FAQ About Massage Therapy

Below Are some questions that frequently get asked about massage therapy and its uses. If you have any questions please contact us and we will be happy to answer anything that you might like to know about our approach.

How can massage be something that actually can work on migraine or chronic pain?
How does massage help migraine headaches? Many doctors believe migraine headaches are vascular, that is the result of blood pressure or flow. While massage may not affect this directly it can improve both by relaxing the muscles of the neck, base of the skull, and the many small muscles on the skull. Typically, I have reduced migraine pain by 80% in about 40 minutes. The patients reported still having the headache “hangover” but felt that the episode had passed.

How does massage help chronic pain? This question is too broad because there are so many different forms of chronic pain. Generally, most pain comes from muscles and massage makes muscles feel better and quit hurting.

In your experience what techniques work best on athletes and which work best on chronic pain clients or is it a matter of putting them all together depending on
what you find?

Each session is unique to that client. The advantage of having treatment options is that we can tailor each session to the needs of the client at that time. There is a lot of crossover in techniques between athletes and those in pain because they exhibit a lot of the same problems. As a group athletes share a mental attitude that biases technique choice toward the more direct approach and quickest fix without much regard to comfort. They also do not like to discontinue their training and participation in their sport. We are aware of that and adjust accordingly while remembering that it is a generality and not all athletes have that attitude.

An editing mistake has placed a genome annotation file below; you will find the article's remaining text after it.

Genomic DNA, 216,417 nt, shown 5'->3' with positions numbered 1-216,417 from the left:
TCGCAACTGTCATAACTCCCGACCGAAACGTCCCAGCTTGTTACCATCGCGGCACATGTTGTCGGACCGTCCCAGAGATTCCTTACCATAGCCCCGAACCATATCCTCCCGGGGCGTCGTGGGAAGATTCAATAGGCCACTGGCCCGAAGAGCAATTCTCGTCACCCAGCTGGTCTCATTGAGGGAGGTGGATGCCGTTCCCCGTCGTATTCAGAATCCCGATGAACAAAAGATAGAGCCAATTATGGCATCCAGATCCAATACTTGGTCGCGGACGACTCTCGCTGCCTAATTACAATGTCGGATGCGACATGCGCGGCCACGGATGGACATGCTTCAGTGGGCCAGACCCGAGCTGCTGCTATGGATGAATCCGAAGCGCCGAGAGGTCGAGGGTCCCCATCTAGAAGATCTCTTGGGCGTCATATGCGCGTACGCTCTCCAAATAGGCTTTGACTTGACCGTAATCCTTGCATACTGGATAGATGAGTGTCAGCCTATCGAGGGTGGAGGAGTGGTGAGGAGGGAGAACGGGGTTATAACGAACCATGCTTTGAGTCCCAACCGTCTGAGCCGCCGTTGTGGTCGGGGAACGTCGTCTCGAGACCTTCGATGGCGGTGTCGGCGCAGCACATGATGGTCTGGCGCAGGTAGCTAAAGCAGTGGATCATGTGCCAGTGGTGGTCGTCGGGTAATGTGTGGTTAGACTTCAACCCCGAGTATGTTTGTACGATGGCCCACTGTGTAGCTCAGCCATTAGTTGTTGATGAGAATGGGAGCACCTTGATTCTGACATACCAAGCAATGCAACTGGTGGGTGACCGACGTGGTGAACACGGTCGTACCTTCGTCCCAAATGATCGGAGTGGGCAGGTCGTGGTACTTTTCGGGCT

Our approach is such that these issues really don’t arise. We encourage communication so that we understand your situation and your goals. You determine the process and the definition of success. We use our knowledge and experience to help you get the results you want. Georgia and I believe our best asset is that we are trainable. That is you tell us what you want the experience to be and the goals, it is your massage after all.

What is your view on sports massage for non-professional athletes but highly active Individuals?
[The term "sports massage" is often used to define a particular category of massage techniques. It is a helpful label for the public to quickly identify an area of specialization of the therapist. This doesn't necessarily determine the techniques used but does suggest the therapist tends to establish goals related to sport specific performance.]

Amateur athletes need massage therapy at least as much as professionals. Professional athletes are provided a lot of support in every facet of their sport. Amateurs are pretty much on their own and must educate themselves to the same level that they wish to compete. Most are aware that they need to access as much help as possible to help them reach their goals with a minimum of negative results. Those negative results generally mean injury.

I am sure you are aware that pretty much all Olympic level programs and professional sports teams employ massage therapy in their programs. There are very good reasons for this, among which are reduced injuries and improved performance, both in training and sports specific activities.

How can therapeutic massage be effective with circulation problems?
Your body is about 50% water and there are many processes and mechanisms for keeping it flowing and refreshed. It all has to be piped or forced through the muscles and other tissues of the body. When muscles are tight this job is more difficult and less effective. Blood vessels are often completely surrounded by muscles. Lymphatic flow depends on the free movement of fluids through the tissues. Both of these can be compromised by tight muscles. This can occur generally in the body or be confined to a specified area or extremity.


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